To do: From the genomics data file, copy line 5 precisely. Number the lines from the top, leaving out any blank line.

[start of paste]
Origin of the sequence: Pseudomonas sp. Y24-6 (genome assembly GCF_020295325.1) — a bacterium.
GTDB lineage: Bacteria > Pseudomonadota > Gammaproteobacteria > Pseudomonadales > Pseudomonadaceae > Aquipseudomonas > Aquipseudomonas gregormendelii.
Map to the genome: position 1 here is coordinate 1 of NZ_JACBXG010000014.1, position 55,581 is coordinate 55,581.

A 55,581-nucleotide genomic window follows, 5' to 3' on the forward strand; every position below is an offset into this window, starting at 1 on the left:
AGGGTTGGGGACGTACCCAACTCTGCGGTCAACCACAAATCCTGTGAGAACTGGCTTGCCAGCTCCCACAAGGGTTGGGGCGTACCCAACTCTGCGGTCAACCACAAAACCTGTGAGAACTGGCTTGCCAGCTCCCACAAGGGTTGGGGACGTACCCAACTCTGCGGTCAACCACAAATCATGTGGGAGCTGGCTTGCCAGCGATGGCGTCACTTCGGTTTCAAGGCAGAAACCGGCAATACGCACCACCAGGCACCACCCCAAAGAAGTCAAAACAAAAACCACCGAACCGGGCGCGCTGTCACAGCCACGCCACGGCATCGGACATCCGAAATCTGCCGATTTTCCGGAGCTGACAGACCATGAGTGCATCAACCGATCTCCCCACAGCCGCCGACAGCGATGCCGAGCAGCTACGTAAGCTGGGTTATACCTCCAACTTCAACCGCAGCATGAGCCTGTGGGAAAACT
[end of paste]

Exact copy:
AGGGTTGGGGACGTACCCAACTCTGCGGTCAACCACAAATCCTGTGAGAACTGGCTTGCCAGCTCCCACAAGGGTTGGGGCGTACCCAACTCTGCGGTCAACCACAAAACCTGTGAGAACTGGCTTGCCAGCTCCCACAAGGGTTGGGGACGTACCCAACTCTGCGGTCAACCACAAATCATGTGGGAGCTGGCTTGCCAGCGATGGCGTCACTTCGGTTTCAAGGCAGAAACCGGCAATACGCACCACCAGGCACCACCCCAAAGAAGTCAAAACAAAAACCACCGAACCGGGCGCGCTGTCACAGCCACGCCACGGCATCGGACATCCGAAATCTGCCGATTTTCCGGAGCTGACAGACCATGAGTGCATCAACCGATCTCCCCACAGCCGCCGACAGCGATGCCGAGCAGCTACGTAAGCTGGGTTATACCTCCAACTTCAACCGCAGCATGAGCCTGTGGGAAAACT